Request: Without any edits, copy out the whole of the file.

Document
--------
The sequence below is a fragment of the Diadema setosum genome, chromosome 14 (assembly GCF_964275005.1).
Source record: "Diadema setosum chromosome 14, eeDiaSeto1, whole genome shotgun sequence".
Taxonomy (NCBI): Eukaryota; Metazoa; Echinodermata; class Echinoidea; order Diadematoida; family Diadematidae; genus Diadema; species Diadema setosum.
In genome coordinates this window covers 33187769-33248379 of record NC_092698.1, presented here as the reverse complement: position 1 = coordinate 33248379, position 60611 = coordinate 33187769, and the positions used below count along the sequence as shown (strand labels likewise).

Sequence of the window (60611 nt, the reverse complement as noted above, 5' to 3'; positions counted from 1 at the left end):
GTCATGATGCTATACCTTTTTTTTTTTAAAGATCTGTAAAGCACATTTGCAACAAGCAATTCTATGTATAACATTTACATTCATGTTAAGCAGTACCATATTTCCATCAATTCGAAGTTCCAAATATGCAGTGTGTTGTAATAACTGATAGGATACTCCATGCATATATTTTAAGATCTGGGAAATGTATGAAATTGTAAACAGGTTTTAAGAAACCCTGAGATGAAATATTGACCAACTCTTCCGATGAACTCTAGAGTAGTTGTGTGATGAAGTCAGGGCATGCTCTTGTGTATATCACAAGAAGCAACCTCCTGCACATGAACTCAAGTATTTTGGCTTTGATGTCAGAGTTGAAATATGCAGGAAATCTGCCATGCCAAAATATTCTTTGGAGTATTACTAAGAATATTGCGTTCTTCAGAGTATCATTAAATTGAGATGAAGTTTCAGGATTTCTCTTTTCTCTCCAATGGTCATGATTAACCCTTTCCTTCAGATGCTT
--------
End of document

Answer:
The sequence below is a fragment of the Diadema setosum genome, chromosome 14 (assembly GCF_964275005.1).
Source record: "Diadema setosum chromosome 14, eeDiaSeto1, whole genome shotgun sequence".
Taxonomy (NCBI): Eukaryota; Metazoa; Echinodermata; class Echinoidea; order Diadematoida; family Diadematidae; genus Diadema; species Diadema setosum.
In genome coordinates this window covers 33187769-33248379 of record NC_092698.1, presented here as the reverse complement: position 1 = coordinate 33248379, position 60611 = coordinate 33187769, and the positions used below count along the sequence as shown (strand labels likewise).

Sequence of the window (60611 nt, the reverse complement as noted above, 5' to 3'; positions counted from 1 at the left end):
GTCATGATGCTATACCTTTTTTTTTTTAAAGATCTGTAAAGCACATTTGCAACAAGCAATTCTATGTATAACATTTACATTCATGTTAAGCAGTACCATATTTCCATCAATTCGAAGTTCCAAATATGCAGTGTGTTGTAATAACTGATAGGATACTCCATGCATATATTTTAAGATCTGGGAAATGTATGAAATTGTAAACAGGTTTTAAGAAACCCTGAGATGAAATATTGACCAACTCTTCCGATGAACTCTAGAGTAGTTGTGTGATGAAGTCAGGGCATGCTCTTGTGTATATCACAAGAAGCAACCTCCTGCACATGAACTCAAGTATTTTGGCTTTGATGTCAGAGTTGAAATATGCAGGAAATCTGCCATGCCAAAATATTCTTTGGAGTATTACTAAGAATATTGCGTTCTTCAGAGTATCATTAAATTGAGATGAAGTTTCAGGATTTCTCTTTTCTCTCCAATGGTCATGATTAACCCTTTCCTTCAGATGCTT